More than half of the nation’s Latinos are in favor of same-sex marriage, according to a survey released on Thursday.
Think of Colorado, the site of this evening's presidential debate, as a fairly accurate picture of what the United States will look like in ten years.
Fourteen cities in Riverside and San Bernardino counties — including Riverside — have made the Pew Research Center list as cities where Latinos are the majority population.
The Pew Hispanic Center has released the top 60 metropolitan areas by Hispanic population.
The U.S. metro region with the most Latino residents isn't in Florida or Texas. Provided you're reading this in Los Angeles, it's your hometown.
Latinos are making progress but still face challenges in the labor force, in education, and in health care.
Last week's television upfronts in New York featured a distinct Latin flavor for the first time -- and marked a coming-out party of sorts for a new player in the Latino TV marketplace, MundoFox.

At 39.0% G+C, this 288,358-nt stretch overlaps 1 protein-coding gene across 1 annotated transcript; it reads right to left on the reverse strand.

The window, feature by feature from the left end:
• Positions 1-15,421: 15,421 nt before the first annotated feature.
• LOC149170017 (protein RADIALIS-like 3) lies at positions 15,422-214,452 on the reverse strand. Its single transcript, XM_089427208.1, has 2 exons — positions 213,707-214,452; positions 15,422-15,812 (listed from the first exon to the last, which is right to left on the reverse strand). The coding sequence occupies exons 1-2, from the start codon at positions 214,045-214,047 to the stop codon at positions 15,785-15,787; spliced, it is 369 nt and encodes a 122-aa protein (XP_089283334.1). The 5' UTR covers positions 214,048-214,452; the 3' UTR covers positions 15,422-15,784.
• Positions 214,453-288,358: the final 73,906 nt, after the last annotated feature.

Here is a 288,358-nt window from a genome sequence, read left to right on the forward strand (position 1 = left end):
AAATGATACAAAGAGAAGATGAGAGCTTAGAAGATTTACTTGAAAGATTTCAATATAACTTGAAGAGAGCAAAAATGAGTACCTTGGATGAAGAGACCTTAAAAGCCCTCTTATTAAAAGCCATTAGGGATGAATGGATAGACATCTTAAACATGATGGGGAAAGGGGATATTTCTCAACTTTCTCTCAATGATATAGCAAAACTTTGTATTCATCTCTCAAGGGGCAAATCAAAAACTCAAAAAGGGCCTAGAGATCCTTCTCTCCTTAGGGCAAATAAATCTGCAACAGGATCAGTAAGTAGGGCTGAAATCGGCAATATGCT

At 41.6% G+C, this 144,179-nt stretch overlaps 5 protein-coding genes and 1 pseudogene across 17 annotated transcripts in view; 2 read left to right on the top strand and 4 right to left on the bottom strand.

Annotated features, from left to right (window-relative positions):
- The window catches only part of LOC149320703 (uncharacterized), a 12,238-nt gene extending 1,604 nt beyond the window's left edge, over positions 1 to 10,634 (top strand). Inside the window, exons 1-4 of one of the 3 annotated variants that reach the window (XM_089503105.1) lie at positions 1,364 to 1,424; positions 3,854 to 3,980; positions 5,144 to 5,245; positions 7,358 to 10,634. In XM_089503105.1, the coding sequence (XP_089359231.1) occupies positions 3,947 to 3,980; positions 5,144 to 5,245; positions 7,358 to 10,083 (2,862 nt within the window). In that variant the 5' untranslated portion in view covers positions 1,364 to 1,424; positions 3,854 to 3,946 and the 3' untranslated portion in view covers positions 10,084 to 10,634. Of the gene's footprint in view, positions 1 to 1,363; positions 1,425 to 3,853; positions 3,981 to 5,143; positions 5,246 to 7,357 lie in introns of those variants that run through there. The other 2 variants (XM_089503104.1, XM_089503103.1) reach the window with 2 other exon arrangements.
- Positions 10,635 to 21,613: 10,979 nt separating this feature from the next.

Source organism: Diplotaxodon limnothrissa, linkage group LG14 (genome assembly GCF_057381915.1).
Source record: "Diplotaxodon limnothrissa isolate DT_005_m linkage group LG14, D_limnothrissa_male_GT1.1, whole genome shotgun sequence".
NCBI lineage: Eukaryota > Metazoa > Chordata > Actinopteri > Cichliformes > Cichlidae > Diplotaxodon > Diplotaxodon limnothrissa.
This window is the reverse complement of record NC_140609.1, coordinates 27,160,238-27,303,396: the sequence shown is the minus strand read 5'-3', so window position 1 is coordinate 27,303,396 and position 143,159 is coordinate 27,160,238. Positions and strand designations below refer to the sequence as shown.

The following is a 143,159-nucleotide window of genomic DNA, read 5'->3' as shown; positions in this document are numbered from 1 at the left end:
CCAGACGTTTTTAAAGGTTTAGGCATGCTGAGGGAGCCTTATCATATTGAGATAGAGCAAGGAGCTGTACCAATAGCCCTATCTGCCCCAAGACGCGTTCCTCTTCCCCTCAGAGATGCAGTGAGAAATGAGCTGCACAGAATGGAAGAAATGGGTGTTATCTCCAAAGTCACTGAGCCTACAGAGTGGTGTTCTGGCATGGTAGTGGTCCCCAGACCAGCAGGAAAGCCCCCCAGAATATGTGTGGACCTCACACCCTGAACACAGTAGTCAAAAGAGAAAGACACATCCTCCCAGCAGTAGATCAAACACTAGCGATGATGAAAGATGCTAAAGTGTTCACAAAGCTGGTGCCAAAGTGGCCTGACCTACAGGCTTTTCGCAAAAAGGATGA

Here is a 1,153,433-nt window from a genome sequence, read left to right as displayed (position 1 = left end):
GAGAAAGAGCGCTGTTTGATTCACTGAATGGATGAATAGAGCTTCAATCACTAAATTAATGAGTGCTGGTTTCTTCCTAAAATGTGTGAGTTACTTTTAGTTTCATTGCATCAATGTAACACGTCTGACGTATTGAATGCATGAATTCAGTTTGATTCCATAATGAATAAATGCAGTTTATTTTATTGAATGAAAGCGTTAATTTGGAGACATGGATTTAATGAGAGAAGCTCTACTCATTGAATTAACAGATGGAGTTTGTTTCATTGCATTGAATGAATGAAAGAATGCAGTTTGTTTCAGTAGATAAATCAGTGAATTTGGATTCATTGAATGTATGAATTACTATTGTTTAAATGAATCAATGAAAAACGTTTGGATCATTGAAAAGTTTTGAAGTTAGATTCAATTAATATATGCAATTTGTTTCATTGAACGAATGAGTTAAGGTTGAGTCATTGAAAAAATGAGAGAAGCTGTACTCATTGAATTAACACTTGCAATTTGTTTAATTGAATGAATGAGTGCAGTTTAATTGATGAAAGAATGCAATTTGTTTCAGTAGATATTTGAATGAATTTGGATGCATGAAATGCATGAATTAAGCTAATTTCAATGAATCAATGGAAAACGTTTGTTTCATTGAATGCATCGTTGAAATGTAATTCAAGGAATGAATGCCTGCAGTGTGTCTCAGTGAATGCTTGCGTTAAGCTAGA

Hispanics have the greatest purchasing power of any US ethnic group and taken together will soon represent the world's ninth largest economy, marketing analysis firm Nielsen said Thursday.
New studies make the case that Latinos in the U.S. will not “disappear into the melting pot," but instead are becoming “the first major immigrant group to exhibit cultural sustainability."
For the first time, racial and ethnic minorities make up more than half the children born in the U.S., but demographers believe the Latino population boom may have peaked thanks to a longer-term decline in immigration.
As demographics shift and political districts are redrawn, Latino politicians are challenging traditionally black or white incumbents, altering the political landscape
ABC News and Univision announced Monday that they are planning to launch an English-language cable channel aimed at Latinos.
Republican National Committee Chairman Reince Priebus announced his organization is putting six Latino outreach coordinators into battleground states.
According to a study released this month, Latino homebuyers are expected to provide a deep well of housing interest over the next decade, propelling demand for condos, starter homes, and trade-up homes.